Looking back, she says while the experience was amazing in some ways she was scared – scared of the praise, scared of the criticism.

L.A. wasn’t all bad though.  “I fell in love with it…it’s a wonderful crazy place.” Hayes stayed for four years, dated Irish film director Mark Carney (of Once fame), recorded an album with My Bloody Valentine’s Kevin Shields, and after a friend suggested that she should use her music for TV and film she signed a lucrative sync deal with Secret Road. Since then Hayes has become a sought-after composer of scores for both TV shows and movies (her music was featured on both rival supermarket chains’ Aldi and Lidl’s Christmas ad campaigns in Ireland last year).

At 37, Hayes describes L.A. as a “gorgeous looking adolescent”. Being there suited her “single, young state of mind,” but like a teenage romance, she fell out of love just as quickly.

Looking back, maybe it was all too easy. It was a case of “Ooh I want to be a songwriter, here’s a record deal,” she says. “Fantastic, but part of me didn’t appreciate it at the time.”

Having come from the old school method of making music with a major label deal, things are much different for Hayes as an independent artist today. She no longer has “the machine” to help get her music out there.

Instead, Hayes has turned to crowd sourcing.  Working with Pledge Music, along with the likes of Little Boots, Culture Club, and The Ting Tings,  she works directly with people who listen to her and buy her records. As well pre-ordering albums, fans are offered upgrades and VIP tickets to gigs. For £250, fans were offered a spot singing or playing on Bones + Longing (depending on their musical ability they could contribute anything from handclaps to playing  percussion to singing backing vocals, but regardless their name appears on the credits). For two grand, you can book Hayes to play an acoustic set in your front room.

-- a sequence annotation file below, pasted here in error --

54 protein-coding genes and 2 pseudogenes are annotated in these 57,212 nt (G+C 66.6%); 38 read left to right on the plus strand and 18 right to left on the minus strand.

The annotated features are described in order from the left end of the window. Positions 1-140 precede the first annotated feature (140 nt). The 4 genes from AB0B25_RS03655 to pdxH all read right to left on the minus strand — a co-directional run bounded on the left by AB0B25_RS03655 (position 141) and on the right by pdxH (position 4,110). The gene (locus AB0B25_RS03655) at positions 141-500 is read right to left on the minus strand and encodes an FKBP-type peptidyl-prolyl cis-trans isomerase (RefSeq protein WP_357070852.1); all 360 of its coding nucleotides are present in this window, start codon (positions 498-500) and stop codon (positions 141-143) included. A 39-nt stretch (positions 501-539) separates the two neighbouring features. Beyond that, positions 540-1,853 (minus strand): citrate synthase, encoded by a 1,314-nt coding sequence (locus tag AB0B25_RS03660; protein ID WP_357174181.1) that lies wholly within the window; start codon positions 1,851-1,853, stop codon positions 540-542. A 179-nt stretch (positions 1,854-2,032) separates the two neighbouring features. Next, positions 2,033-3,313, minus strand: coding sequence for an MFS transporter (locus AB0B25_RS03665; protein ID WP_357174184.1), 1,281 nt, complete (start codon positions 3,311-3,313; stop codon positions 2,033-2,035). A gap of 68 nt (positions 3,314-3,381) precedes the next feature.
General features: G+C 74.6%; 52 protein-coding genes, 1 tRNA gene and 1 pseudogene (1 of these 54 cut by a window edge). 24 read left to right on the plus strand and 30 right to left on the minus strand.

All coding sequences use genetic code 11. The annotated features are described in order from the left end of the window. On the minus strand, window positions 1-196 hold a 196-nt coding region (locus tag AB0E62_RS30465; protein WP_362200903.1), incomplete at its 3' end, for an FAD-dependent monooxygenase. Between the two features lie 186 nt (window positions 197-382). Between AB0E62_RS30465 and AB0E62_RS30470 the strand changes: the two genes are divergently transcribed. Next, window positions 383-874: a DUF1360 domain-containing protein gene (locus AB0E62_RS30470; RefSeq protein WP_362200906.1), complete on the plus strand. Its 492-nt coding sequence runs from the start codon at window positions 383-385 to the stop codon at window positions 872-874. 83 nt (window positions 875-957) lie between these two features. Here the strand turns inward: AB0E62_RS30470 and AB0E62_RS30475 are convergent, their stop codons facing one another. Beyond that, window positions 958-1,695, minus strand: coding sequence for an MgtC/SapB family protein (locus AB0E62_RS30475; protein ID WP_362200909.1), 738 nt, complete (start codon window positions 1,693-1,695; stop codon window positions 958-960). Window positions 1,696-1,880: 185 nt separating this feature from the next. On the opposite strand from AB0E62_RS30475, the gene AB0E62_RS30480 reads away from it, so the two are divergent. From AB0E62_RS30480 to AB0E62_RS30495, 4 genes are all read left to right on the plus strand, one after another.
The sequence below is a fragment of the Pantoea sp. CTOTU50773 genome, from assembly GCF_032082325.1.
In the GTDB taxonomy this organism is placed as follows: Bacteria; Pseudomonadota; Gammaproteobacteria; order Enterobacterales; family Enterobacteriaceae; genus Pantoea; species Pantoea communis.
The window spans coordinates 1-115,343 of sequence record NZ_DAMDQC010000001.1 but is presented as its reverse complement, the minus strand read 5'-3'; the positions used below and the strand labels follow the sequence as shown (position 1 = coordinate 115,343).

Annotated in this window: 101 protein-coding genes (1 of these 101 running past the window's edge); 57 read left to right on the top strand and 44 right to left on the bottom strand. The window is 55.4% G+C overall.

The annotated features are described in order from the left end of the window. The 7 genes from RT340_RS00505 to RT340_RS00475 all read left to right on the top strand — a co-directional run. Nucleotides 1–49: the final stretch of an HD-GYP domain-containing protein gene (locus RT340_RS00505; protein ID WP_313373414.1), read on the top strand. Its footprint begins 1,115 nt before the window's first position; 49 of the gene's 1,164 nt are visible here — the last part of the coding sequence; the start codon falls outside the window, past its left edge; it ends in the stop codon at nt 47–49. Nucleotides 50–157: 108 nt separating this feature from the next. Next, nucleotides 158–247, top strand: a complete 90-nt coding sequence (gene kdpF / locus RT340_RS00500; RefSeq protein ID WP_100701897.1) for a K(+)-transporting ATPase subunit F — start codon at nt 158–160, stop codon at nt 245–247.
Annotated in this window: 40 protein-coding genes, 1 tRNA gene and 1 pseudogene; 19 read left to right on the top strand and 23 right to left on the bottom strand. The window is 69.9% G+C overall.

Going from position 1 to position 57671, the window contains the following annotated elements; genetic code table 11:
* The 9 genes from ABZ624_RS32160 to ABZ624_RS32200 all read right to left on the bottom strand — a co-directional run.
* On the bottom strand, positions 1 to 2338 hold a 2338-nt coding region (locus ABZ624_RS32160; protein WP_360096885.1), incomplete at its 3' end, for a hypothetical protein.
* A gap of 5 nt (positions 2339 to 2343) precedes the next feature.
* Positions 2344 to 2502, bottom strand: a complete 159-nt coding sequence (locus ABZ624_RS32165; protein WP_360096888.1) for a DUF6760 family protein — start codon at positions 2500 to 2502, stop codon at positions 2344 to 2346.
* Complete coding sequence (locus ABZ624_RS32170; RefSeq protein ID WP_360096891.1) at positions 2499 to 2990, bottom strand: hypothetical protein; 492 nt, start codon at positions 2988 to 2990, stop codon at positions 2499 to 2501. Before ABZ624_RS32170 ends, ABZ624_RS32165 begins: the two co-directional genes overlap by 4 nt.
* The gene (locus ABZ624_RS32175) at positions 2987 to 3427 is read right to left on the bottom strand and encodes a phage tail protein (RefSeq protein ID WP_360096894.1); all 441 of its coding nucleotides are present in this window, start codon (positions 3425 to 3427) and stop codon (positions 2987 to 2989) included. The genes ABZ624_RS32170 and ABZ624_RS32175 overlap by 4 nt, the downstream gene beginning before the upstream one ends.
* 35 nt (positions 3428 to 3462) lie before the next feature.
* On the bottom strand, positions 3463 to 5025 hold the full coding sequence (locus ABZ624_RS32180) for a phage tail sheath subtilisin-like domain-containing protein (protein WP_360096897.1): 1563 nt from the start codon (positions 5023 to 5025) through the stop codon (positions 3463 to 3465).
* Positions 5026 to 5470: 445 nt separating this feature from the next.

The process has been liberating but also “kinda terrifying.” She might not have not have pressure from record bosses, but she does have a responsibility to her backers.

For Hayes, the best thing is that the resulting album “doesn’t sound exhausted, it hasn’t been flattened till all the edge is lost.”

In person, Hayes is sincere, soft spoken, intense and jaw-dropingly beautiful. Looking at her, it’s hard not to believe her when she says she is happier then she’s ever been.

“I prefer where I am now,” she says, admitting in the same breath that she misses the huge tour support and the big budgets but still, she wouldn’t trade. “I know what it is that I want and what I like.”

While touring the new album with a small child will be challenging, she says singing live is still part of her. “I’m not a troubadour with a guitar on my back that’ll get up and sing whenever I’m asked but I love gigging. I get scared and nervous, but then I get into it and the adrenaline, the connection with the people… it’s a cliché but it’s true, there’s nothing else in my life that gives me that rush.”

She plans to gig at weekends, bringing “hubby” to hold the baby when she’s on stage. Hayes married Irish businessman and millionaire Stuart Musgrave in August. She is “over and back” to Ireland but London has been her home for a year now and she loves it.

Gemma Hayes by Pip.

Gemma Hayes by Pip.

Born in Ballyporeen, Co. Tipperary, Hayes is the youngest of eight children. Despite her family’s musical leanings (her father, a garda, played in an Irish country and western band, her sister plays fiddle in a trad band and her brother plays bass guitar) she was the only one “mad enough to make it a career.”